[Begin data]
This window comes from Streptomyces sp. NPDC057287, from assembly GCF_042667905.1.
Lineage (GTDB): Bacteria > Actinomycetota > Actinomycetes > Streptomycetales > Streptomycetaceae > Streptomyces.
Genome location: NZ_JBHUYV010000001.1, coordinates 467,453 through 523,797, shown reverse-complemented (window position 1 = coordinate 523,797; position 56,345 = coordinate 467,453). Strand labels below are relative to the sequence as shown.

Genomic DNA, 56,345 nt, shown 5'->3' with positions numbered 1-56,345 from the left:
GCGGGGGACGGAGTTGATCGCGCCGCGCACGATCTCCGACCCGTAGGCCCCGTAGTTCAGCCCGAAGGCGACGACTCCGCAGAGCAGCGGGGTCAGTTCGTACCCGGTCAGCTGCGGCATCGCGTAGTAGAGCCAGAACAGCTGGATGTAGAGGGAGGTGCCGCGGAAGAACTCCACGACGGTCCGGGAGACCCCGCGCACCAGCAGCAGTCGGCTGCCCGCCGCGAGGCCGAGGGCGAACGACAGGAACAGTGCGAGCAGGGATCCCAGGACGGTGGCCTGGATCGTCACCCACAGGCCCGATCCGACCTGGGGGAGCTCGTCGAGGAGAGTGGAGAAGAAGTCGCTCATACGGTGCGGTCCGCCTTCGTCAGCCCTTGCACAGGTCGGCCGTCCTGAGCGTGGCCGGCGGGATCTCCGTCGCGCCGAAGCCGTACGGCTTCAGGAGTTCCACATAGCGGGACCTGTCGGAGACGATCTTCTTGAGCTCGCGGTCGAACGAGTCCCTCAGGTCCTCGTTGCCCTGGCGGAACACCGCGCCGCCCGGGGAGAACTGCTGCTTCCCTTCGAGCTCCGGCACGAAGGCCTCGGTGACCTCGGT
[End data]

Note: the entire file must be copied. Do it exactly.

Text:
This window comes from Streptomyces sp. NPDC057287, from assembly GCF_042667905.1.
Lineage (GTDB): Bacteria > Actinomycetota > Actinomycetes > Streptomycetales > Streptomycetaceae > Streptomyces.
Genome location: NZ_JBHUYV010000001.1, coordinates 467,453 through 523,797, shown reverse-complemented (window position 1 = coordinate 523,797; position 56,345 = coordinate 467,453). Strand labels below are relative to the sequence as shown.

Genomic DNA, 56,345 nt, shown 5'->3' with positions numbered 1-56,345 from the left:
GCGGGGGACGGAGTTGATCGCGCCGCGCACGATCTCCGACCCGTAGGCCCCGTAGTTCAGCCCGAAGGCGACGACTCCGCAGAGCAGCGGGGTCAGTTCGTACCCGGTCAGCTGCGGCATCGCGTAGTAGAGCCAGAACAGCTGGATGTAGAGGGAGGTGCCGCGGAAGAACTCCACGACGGTCCGGGAGACCCCGCGCACCAGCAGCAGTCGGCTGCCCGCCGCGAGGCCGAGGGCGAACGACAGGAACAGTGCGAGCAGGGATCCCAGGACGGTGGCCTGGATCGTCACCCACAGGCCCGATCCGACCTGGGGGAGCTCGTCGAGGAGAGTGGAGAAGAAGTCGCTCATACGGTGCGGTCCGCCTTCGTCAGCCCTTGCACAGGTCGGCCGTCCTGAGCGTGGCCGGCGGGATCTCCGTCGCGCCGAAGCCGTACGGCTTCAGGAGTTCCACATAGCGGGACCTGTCGGAGACGATCTTCTTGAGCTCGCGGTCGAACGAGTCCCTCAGGTCCTCGTTGCCCTGGCGGAACACCGCGCCGCCCGGGGAGAACTGCTGCTTCCCTTCGAGCTCCGGCACGAAGGCCTCGGTGACCTCGGT